Sexual advances are a huge red flag.
They can be direct by giving you an inappropriate “compliment” or making uncomfortable comments about your body.
They can also be indirect, by insinuating inappropriate ideas or making unprofessional jokes with sexual undertones.
Refuse to Do Any Work
It’s understandable that being in a managing position entails that you do less work and more supervision.
However, this doesn’t mean that your boss shouldn’t do any sort of work.
If they’re going to be completely excluded from the execution, the least a good boss can do is provide guidance and resources on how to execute a task.
Shut the Office Door
Keeping the door open is a symbol of having a welcoming attitude.
It’s understandable to want some privacy, but if your boss always has their office’s door closed, this makes you think twice before approaching.
That’s why the best and most encouraging policy is to keep the door open—both physically and metaphorically.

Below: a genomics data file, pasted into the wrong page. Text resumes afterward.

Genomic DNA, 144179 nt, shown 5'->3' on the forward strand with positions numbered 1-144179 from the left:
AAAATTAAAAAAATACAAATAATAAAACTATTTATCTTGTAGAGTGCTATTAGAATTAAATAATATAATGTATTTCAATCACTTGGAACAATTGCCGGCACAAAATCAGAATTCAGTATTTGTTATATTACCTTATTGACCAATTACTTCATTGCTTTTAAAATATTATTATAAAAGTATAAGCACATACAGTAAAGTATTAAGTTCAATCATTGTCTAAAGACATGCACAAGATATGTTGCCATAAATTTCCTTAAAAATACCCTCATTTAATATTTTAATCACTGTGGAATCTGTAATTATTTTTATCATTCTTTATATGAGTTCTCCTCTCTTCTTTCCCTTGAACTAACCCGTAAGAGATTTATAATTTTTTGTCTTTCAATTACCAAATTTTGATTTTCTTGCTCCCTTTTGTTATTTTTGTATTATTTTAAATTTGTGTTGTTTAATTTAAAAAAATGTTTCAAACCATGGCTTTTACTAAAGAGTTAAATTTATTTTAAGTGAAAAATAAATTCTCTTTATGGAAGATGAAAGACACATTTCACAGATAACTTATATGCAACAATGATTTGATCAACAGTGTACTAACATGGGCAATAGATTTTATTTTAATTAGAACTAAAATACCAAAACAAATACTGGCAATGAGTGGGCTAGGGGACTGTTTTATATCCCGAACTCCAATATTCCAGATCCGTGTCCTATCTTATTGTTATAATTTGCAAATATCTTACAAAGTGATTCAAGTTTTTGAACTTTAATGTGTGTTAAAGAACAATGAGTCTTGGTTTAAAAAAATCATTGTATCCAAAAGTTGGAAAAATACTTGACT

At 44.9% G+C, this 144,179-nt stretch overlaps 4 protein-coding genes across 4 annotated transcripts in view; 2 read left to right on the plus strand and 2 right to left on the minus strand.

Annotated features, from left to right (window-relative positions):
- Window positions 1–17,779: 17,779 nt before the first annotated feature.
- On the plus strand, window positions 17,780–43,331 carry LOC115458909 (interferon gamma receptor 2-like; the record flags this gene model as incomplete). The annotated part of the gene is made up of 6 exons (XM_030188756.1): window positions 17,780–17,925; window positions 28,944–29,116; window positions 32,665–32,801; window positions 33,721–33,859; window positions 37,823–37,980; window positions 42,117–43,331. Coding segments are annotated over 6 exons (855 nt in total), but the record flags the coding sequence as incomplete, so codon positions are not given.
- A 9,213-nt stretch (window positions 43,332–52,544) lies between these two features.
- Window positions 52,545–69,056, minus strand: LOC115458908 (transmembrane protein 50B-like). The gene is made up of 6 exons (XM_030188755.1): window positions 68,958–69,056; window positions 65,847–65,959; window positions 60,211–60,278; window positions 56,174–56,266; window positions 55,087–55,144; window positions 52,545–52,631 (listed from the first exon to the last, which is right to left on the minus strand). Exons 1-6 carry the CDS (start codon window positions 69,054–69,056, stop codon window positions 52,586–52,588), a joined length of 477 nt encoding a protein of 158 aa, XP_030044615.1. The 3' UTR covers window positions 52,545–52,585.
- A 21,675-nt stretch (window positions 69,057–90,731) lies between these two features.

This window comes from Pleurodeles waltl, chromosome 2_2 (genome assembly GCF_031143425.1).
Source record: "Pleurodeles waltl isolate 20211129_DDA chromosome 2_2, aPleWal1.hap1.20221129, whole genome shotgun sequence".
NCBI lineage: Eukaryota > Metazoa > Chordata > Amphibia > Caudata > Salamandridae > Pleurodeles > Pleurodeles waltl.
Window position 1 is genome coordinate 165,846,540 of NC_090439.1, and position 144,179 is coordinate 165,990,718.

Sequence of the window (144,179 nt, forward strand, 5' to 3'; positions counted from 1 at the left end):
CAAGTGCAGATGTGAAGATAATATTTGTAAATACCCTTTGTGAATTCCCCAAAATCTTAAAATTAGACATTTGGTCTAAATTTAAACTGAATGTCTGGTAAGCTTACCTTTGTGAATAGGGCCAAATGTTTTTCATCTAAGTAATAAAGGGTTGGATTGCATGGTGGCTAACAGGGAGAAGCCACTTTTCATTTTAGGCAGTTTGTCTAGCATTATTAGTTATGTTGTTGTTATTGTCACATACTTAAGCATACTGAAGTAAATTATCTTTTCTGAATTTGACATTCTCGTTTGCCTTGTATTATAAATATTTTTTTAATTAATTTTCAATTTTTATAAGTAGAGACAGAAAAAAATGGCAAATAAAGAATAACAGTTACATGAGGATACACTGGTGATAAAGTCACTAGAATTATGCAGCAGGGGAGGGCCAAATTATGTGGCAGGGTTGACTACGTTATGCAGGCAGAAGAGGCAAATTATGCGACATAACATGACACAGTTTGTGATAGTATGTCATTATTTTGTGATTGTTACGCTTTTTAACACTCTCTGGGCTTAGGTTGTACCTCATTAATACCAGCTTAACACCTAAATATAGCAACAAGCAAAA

Abuse Their Leadership Role / Pin the Blame on Someone Else / Take Credit for Your Work
Although this one is a given, it’s not always easy to spot.
If your boss consistently throws the blame on others but takes credit for their work, that’s a clear sign of abusing leadership.
Moreover, if they give themselves the privilege of flexibility but follow strict schedules for you, that’s another sign.
Yell / Threaten Anyone
Good management entails strong anger management skills.
Not only anger but any emotions as well.
So, if your boss has a habit of yelling or threatening people, whether directly or by insinuations, they’re definitely not professional.
Publicly Shame an Employee
Not only is it not constructive by any means but publicly shaming an employee only fosters an environment of fear and unappreciation.